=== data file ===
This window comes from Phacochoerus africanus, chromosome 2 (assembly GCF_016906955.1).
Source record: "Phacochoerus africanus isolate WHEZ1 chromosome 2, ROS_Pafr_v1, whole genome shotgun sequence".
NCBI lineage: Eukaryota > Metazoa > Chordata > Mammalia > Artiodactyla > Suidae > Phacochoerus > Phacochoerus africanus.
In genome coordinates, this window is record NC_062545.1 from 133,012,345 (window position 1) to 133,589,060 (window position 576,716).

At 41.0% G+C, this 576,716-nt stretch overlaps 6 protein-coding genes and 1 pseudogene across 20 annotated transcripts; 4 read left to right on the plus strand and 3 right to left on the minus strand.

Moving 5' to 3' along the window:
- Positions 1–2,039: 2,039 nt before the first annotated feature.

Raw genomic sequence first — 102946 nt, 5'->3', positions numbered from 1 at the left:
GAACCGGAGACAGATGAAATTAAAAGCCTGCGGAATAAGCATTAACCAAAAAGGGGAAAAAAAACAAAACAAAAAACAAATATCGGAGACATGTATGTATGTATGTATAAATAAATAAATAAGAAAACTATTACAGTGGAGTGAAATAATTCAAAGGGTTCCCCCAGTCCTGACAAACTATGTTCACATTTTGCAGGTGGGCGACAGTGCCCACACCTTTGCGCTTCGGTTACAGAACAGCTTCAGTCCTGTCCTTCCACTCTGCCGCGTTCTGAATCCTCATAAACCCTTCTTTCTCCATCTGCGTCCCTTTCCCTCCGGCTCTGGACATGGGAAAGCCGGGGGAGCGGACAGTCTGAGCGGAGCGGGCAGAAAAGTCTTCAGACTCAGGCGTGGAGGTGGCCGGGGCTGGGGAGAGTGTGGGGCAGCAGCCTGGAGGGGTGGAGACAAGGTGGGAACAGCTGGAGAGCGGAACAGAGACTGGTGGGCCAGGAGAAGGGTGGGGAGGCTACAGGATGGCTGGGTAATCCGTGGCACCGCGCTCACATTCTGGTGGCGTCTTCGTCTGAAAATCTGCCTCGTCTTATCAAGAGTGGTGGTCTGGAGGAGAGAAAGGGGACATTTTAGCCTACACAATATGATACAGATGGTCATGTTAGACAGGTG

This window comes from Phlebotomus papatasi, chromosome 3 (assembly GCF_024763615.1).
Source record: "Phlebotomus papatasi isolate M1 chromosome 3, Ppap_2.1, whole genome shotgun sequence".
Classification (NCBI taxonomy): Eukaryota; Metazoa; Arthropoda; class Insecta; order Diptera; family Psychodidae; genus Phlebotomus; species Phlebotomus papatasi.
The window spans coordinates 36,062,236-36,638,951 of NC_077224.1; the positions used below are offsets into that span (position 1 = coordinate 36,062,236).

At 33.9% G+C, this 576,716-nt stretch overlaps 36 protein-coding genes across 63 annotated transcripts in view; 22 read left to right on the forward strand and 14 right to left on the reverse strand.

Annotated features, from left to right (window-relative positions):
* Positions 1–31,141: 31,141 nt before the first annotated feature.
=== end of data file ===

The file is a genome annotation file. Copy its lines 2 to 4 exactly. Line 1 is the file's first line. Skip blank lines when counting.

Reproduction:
Source record: "Phacochoerus africanus isolate WHEZ1 chromosome 2, ROS_Pafr_v1, whole genome shotgun sequence".
NCBI lineage: Eukaryota > Metazoa > Chordata > Mammalia > Artiodactyla > Suidae > Phacochoerus > Phacochoerus africanus.
In genome coordinates, this window is record NC_062545.1 from 133,012,345 (window position 1) to 133,589,060 (window position 576,716).